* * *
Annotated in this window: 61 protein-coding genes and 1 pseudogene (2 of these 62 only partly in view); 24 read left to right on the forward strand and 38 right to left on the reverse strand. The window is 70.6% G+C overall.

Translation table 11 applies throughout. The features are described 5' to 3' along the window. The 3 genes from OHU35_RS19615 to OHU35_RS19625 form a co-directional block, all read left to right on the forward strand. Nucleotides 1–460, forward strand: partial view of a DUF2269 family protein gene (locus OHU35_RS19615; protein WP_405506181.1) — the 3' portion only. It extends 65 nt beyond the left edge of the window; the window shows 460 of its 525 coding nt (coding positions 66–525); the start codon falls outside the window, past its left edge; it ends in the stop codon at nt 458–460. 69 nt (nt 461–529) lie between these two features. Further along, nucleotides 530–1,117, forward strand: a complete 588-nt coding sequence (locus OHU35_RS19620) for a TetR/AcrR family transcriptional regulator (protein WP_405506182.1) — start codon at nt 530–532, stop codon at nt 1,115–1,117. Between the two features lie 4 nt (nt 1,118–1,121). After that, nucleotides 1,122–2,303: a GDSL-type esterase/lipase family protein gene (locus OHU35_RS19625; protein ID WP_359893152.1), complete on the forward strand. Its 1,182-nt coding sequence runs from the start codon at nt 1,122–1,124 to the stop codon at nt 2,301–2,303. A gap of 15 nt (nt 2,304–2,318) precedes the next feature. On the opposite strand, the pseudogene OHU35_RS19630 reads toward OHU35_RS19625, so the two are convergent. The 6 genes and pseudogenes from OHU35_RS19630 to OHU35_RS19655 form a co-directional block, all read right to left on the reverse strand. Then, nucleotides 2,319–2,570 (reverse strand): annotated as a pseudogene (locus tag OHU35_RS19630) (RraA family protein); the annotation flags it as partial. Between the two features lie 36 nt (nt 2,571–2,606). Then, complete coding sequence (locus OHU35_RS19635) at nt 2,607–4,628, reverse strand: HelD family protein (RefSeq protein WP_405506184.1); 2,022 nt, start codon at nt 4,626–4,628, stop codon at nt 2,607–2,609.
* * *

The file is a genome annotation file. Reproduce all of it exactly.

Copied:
Annotated in this window: 61 protein-coding genes and 1 pseudogene (2 of these 62 only partly in view); 24 read left to right on the forward strand and 38 right to left on the reverse strand. The window is 70.6% G+C overall.

Translation table 11 applies throughout. The features are described 5' to 3' along the window. The 3 genes from OHU35_RS19615 to OHU35_RS19625 form a co-directional block, all read left to right on the forward strand. Nucleotides 1–460, forward strand: partial view of a DUF2269 family protein gene (locus OHU35_RS19615; protein WP_405506181.1) — the 3' portion only. It extends 65 nt beyond the left edge of the window; the window shows 460 of its 525 coding nt (coding positions 66–525); the start codon falls outside the window, past its left edge; it ends in the stop codon at nt 458–460. 69 nt (nt 461–529) lie between these two features. Further along, nucleotides 530–1,117, forward strand: a complete 588-nt coding sequence (locus OHU35_RS19620) for a TetR/AcrR family transcriptional regulator (protein WP_405506182.1) — start codon at nt 530–532, stop codon at nt 1,115–1,117. Between the two features lie 4 nt (nt 1,118–1,121). After that, nucleotides 1,122–2,303: a GDSL-type esterase/lipase family protein gene (locus OHU35_RS19625; protein ID WP_359893152.1), complete on the forward strand. Its 1,182-nt coding sequence runs from the start codon at nt 1,122–1,124 to the stop codon at nt 2,301–2,303. A gap of 15 nt (nt 2,304–2,318) precedes the next feature. On the opposite strand, the pseudogene OHU35_RS19630 reads toward OHU35_RS19625, so the two are convergent. The 6 genes and pseudogenes from OHU35_RS19630 to OHU35_RS19655 form a co-directional block, all read right to left on the reverse strand. Then, nucleotides 2,319–2,570 (reverse strand): annotated as a pseudogene (locus tag OHU35_RS19630) (RraA family protein); the annotation flags it as partial. Between the two features lie 36 nt (nt 2,571–2,606). Then, complete coding sequence (locus OHU35_RS19635) at nt 2,607–4,628, reverse strand: HelD family protein (RefSeq protein WP_405506184.1); 2,022 nt, start codon at nt 4,626–4,628, stop codon at nt 2,607–2,609.